Baghdad (AFP) Dec 8, 2009
Five massive vehicle-borne bombs rocked Baghdad on Tuesday, killing 127 people, including women and students, and wounding hundreds in the third co-ordinated massacre to devastate the city since August.
The attacks undermined the government's claims of improved security and came hours before the war-torn country said its general election, the second since the US-led ouster of dictator Saddam Hussein, would be held in early March.
A senior security spokesman said the attacks -- four by suicide attackers in cars or minibuses targeting key government buildings -- bore "the touch of Al-Qaeda."
The United States, United Nations, Arab League and Britain led international condemnation, with UN chief Ban Ki-moon calling the bombings "horrendous" and "unacceptable."
One suicide bomber detonated his payload at a finance ministry office, another struck at a tunnel leading to the labour ministry and a third drove a four-wheel-drive car into a courthouse.
"The suicide bomber drove up to the court and the security forces tried to stop him by firing their Kalashnikovs, but they did not kill him before he exploded," police sergeant Emad Fadhil told AFP.
A fourth suicide bomber in a car struck a police patrol in Dora in southern Baghdad, causing 15 deaths, 12 of them students at a nearby technical college, an interior ministry official said.
Another car bomb hit interior ministry offices in central Baghdad.
The first explosion in the city centre was heard at 10:25 am (0725 GMT), another followed within seconds and a third came one minute later.
The courthouse bombing destroyed a large part of the building, with falling concrete killing several people, emergency workers said.
Mangled wrecks of cars, some flipped on their roofs, lined the street opposite the courthouse, and several parked vehicles were crushed by collapsed blast walls.
Near the finance ministry, several houses were completely destroyed and a two-metre (6.5-foot) deep crater marked the site of the explosion.
Tuesday's bombing was the third against the finance ministry since 2007.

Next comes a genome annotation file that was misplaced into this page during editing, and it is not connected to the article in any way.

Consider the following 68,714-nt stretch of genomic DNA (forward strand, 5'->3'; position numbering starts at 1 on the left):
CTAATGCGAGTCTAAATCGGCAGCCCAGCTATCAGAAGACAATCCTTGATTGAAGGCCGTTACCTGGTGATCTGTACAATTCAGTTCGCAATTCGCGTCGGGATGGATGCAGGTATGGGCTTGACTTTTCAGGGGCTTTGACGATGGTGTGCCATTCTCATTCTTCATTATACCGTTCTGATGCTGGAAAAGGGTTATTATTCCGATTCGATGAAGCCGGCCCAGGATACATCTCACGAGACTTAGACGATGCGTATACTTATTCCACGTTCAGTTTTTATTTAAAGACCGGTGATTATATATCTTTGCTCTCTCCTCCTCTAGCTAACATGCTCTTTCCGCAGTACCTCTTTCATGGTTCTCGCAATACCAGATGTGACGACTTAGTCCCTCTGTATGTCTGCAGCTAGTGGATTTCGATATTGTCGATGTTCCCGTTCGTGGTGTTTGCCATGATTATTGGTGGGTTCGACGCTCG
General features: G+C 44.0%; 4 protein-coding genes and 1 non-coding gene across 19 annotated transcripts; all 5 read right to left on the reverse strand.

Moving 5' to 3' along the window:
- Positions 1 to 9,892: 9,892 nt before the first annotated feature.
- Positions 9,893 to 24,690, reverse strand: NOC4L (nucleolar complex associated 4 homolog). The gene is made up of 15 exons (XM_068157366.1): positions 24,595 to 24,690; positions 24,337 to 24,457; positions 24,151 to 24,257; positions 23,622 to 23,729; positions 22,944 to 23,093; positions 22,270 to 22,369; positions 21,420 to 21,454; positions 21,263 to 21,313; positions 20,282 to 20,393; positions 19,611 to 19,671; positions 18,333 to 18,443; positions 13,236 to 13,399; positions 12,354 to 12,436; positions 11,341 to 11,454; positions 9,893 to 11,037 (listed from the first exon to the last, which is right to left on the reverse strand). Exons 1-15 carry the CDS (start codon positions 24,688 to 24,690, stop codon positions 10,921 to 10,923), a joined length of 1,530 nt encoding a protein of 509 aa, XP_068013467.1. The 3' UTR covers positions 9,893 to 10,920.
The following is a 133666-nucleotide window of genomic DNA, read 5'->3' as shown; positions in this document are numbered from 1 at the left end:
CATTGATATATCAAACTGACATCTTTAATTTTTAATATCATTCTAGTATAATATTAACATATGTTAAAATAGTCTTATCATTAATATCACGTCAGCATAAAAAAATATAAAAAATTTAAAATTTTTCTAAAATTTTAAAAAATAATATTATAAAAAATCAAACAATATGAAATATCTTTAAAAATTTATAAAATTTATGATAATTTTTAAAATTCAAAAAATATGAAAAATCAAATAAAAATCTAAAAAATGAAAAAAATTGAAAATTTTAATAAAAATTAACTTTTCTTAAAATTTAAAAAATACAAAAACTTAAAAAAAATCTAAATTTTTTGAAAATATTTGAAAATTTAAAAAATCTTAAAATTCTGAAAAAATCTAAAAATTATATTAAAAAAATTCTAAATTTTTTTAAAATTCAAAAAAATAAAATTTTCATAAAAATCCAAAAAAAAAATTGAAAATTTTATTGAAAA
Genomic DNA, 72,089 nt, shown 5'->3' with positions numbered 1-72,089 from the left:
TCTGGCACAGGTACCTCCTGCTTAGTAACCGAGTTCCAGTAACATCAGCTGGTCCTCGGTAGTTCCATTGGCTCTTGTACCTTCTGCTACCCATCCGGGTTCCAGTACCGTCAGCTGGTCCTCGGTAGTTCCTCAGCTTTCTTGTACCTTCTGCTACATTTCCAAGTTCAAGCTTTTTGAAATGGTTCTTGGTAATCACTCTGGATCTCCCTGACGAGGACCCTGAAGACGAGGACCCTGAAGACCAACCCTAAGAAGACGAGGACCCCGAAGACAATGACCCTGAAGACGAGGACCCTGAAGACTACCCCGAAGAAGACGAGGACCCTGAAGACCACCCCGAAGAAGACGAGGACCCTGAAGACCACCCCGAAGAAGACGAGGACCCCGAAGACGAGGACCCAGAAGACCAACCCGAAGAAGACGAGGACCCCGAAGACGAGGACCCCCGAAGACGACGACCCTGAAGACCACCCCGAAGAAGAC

Although no group has yet claimed responsibility, the timing of the blasts and the fact that three targeted government buildings suggested an Al-Qaeda operation.
The interior ministry official said 127 people had been killed and 448 wounded in the bombings.
"This has the touch of Al-Qaeda and the Baathists," Major General Qassim Atta, spokesman for security operations in Baghdad, told AFP, referring to the outlawed Baath party of now executed dictator Saddam.
Both groups were blamed for bloody attacks -- including truck bombings of the finance, foreign and justice ministries -- in Baghdad in August and October that killed more than 250 and punctured confidence in Iraq's security forces.
Prime Minister Nuri al-Maliki called Tuesday's attacks a "cowardly" attempt "to cause chaos... and hinder the election," and said they were deliberately timed to come after MPs on Sunday agreed on a new electoral law.
He blamed "foreign elements" who backed Al-Qaeda.
"Such attacks are war crimes," London-based rights group Amnesty International said in a statement.
In response to the blasts, parliament called for Maliki and Iraq's security ministers to answer MPs' questions in the Council of Representatives on Thursday.
Those caught up in the devastation described scenes of horror.
"I heard the sound of the explosion, I fainted, then I found myself on this bed covered with blood," Um Saeed, who was wounded in the face and arms by the courthouse blast, told AFP at a local hospital.
Jamal Amin, who works at a restaurant near the finance ministry, said: "I was standing in front of the restaurant. People started to shout, 'suicide bomber, suicide bomber!'
"I saw a mini-bus, and then the explosion happened and I lost consciousness. I woke up in the hospital."
An official at Medical City hospital said many of the 39 bodies they had received "had been blown apart."
Violence across Iraq dropped dramatically last month, with the fewest number of deaths in attacks recorded since the invasion in 2003. Official figures showed a total of 122 people were killed in November.
Both the Baghdad government and the US military have warned of a rise in attacks in the run-up to the election.
Presidential chief-of-staff Nasser al-Ani told Iraqi state television on Tuesday the election will be on March 7, after the presidency council said earlier that March 6 had been chosen as the date for the vote.
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Iraq: The first technology war of the 21st century
UN urges Iraq to set election date 'as soon as possible'
Baghdad (AFP) Dec 7, 2009
The United Nations on Monday urged Iraq to announce "as soon as possible" the date for the war-torn country's general election after MPs struck a last-minute deal to get the poll back on track. The election, the second national vote since the American-led invasion that toppled Saddam Hussein in 2003, is seen as a crucial step towards consolidating Iraq's democracy and securing a complete US ... read more
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